January 22, 1973, was the date that the Supreme Court announced their decision in Roe v. Wade. It was also a crucial day in John J. Sirica’s courtroom, where he precided over the trial of the Watergate burglars. Also on that date, the United States and North Vietnam signed the Paris peace accords, ending the war in Vietnam. And none of those stories led the evening news broadcasts. Because that was also the day Lyndon Johnson died.
January, 1973, was one of those months in American history where a whole lot of crucially important things happened at once, like April 1965 (which was also the subject of a terrific book, by Jay Winik). I just finished James Robenalt’s book, January, 1973: Watergate, Roe v. Wade, Vietnam, and the Month that changed America forever. It’s a very good book; not a great one, but an enjoyable read. It’s a book where the extraordinary events it describes are inherently dramatic and interesting, while Robenalt’s analysis of those events struck me as a trifle too breathless. He seems to be striving for significance where, perhaps, less exists than he seems to think. It’s undeniably fascinating that so many important events seem to have happened at the same time. I’m not sure that coincidence is quite as revelatory as Robenalt would have it.
The key figure in the whole story is, of course, Richard Nixon. What a fascinating character; what an endlessly transformative president, for good and ill. What fascinated me was the relationship between Nixon and aide Charles Colson. Robenalt was able to quote long conversations verbatim, because those conversations were, of course, recorded. What’s amazing is Nixon’s thin skin, his obsessive loathing of enemies for slights real and imagined, his paranoia, his long-standing grudges. Colson was his sounding board; the guy he could sit and vent to for hours on end. Nothing really new here; Rick Perlstein’s brilliant Nixonland covers it all more thoroughly and, I think, more insightfully. But it’s fascinating to me that the end of the Vietnam war, a signal achievement if ever there was one, was marred by Nixon’s jealousy of Henry Kissinger, and an order to bug Kissinger’s phone, to see if he was talking to the press about it. During that same month, both former Presidents Truman and Johnson passed away, and Nixon’s main concern was over which church their memorial services would be held in. The pastor of the National Cathedral was too anti-war (and, thought Nixon, secretly anti-Nixon), for Nixon’s taste. And so he engaged in unseemly negotiations with Lady Bird Johnson over memorializing President Johnson somewhere else.
But that was Nixon. A brilliant geo-political thinker. Surprisingly, even shockingly liberal when it came to domestic policies. You look at the man’s actual accomplishments, and they’re remarkable. He founded the EPA, and pushed the Clean Air Act, the Clean Water Act, and the Mammal Marine Protection Act through Congress. He supported and pushed for the adoption of the 26th Amendment, granting the vote to 18 year olds. He ended the draft. He returned tribal lands to Native Americans, and granted tribes self-determination. He increased funding for cancer research.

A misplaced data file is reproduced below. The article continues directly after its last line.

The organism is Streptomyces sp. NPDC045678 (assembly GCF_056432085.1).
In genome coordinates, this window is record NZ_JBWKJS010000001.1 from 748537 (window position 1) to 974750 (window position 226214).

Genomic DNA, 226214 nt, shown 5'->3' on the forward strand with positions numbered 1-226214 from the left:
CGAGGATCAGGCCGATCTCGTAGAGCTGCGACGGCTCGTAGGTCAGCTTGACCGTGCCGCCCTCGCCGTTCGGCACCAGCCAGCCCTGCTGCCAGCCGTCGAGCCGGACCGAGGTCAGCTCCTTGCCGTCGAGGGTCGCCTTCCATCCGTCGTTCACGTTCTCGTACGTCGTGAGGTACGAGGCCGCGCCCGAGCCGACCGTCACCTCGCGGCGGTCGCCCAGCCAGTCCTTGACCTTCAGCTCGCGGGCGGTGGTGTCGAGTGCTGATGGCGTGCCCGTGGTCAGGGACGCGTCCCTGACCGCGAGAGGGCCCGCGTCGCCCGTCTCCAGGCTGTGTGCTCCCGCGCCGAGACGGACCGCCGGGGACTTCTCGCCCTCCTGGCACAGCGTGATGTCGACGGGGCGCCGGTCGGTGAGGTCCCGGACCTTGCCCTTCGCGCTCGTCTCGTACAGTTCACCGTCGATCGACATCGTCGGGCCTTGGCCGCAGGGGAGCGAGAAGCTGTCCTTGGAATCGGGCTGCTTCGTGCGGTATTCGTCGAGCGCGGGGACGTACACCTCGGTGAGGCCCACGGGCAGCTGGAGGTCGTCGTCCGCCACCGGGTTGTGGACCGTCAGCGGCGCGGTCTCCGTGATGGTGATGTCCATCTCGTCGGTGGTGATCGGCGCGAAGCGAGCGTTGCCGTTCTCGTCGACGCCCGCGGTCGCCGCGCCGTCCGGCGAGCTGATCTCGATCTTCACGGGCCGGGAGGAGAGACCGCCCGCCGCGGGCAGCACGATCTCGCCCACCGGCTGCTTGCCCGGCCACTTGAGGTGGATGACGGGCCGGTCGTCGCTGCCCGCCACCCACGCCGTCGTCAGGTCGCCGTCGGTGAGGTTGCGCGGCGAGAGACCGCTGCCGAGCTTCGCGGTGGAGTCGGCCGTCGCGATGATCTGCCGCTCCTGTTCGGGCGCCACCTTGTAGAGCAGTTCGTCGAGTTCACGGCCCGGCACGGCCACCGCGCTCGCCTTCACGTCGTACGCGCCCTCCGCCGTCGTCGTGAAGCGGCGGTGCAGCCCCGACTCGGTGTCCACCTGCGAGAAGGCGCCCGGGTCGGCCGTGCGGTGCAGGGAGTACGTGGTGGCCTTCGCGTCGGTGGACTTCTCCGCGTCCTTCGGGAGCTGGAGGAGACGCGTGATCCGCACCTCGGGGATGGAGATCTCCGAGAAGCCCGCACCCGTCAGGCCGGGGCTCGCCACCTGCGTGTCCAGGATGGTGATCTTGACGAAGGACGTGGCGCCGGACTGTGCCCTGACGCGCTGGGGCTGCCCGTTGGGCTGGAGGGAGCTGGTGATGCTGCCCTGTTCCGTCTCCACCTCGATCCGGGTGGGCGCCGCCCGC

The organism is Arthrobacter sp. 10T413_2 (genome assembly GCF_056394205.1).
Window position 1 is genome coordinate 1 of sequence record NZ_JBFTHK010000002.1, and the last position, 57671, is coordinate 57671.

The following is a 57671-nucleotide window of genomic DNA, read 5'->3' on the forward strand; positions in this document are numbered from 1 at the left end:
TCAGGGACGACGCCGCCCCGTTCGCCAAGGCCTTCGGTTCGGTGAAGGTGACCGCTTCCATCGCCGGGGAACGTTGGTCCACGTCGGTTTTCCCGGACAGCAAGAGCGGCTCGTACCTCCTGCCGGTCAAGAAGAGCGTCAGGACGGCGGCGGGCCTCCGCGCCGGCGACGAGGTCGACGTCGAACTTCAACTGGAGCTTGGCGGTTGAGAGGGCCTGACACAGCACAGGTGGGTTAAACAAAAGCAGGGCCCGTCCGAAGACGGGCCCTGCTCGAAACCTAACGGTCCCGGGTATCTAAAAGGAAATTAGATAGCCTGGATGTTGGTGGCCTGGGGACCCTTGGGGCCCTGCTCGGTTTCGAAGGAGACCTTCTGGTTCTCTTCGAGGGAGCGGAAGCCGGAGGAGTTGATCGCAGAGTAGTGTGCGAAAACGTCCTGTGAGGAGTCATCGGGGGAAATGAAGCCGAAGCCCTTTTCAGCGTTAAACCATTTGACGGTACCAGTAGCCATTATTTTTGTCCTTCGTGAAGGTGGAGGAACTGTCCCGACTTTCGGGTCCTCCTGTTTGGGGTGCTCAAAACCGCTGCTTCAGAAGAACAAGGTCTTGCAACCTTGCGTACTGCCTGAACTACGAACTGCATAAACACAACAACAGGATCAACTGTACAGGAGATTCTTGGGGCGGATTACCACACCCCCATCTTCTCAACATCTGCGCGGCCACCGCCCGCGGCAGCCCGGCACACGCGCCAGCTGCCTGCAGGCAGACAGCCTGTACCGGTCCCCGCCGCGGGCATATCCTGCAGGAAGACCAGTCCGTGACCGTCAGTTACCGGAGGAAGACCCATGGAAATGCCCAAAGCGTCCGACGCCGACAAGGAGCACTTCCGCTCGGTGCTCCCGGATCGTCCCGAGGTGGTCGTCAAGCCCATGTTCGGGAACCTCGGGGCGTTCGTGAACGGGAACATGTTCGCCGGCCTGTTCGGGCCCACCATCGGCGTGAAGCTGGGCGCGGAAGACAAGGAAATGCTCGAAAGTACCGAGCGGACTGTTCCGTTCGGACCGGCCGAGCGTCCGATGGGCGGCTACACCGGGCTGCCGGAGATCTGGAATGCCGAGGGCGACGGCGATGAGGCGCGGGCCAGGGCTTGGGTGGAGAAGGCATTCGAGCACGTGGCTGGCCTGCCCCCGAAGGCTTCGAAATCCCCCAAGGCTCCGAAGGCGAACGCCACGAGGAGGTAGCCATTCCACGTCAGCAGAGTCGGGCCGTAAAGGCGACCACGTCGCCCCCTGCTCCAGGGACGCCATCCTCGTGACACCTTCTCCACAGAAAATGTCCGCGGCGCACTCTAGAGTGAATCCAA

But politically, his Southern strategy was built on exacerbating racial tensions at a time when it appeared that real progress had been made. He was the politician of white resentment, of ‘law and order’ (which everyone understood to mean ‘cracking down on black inner cities.’)
Was he, for example, a feminist? Well, he signed Title IX into law. No other bill has done more for college women, to promote fitness and achievement and empowerment. Three of the four justices who voted for Roe v. Wade were Nixon appointees, including Justice Blackmun, who authored it. He was also prone, in private, to use the worst kind of gutter language regarding women. Nixon said he supported the Equal Rights Amendment while campaigning. Then he did little about it while in office. Mixed bag? Pretty much, I’d say.
Of course, when we think of Nixon, we don’t think of Vietnamization or the opening to China. We think of Watergate. And it’s in the Watergate passages that Robenalt’s book is at its strongest. Judge John J. Sirica presided over the initial Watergate trial in January 1973, a trial that Robenalt covers in great detail. Robenalt is a lawyer, and it’s clear that he is deeply troubled by Judge Sirica’s judicial overreaching in that trial. Sirica was convinced that the defendants in the case were lying. He was convinced that they were covering up for their bosses, that the question of motive had not been adequately answered. Why were these guys burglarizing the Democratic National Headquarters in the Watergate hotel? Who paid them? Who was continuing to pay them? And so, when Liddy and McCord and Howard Hunt all agreed to plead guilty to the charges against them, Sirica (inappropriately and even illegally) went out of his way to refuse those pleas. He basically took over the case from the prosecutors. He committed, in short, the most egregious possible judicial misconduct. He also got away with it, because, of course, as we now know, he was right. There was a larger conspiracy, and the Watergate trial defendants were lying about it. It’s a fascinating story, and Robenalt tells it well.
Of course, historical perspective is always illuminating; the media consensus over Roe was ‘whew, at least we’ve put that issue to rest, once and for all.’ And I had forgotten how very quickly the Vietnam agreement came after the bombing of Hanoi. Of course, those sorts of ironies and insights are the main reason we read a book like this one. Anyway, I strongly recommend it. What a fascinating month. What a fun book.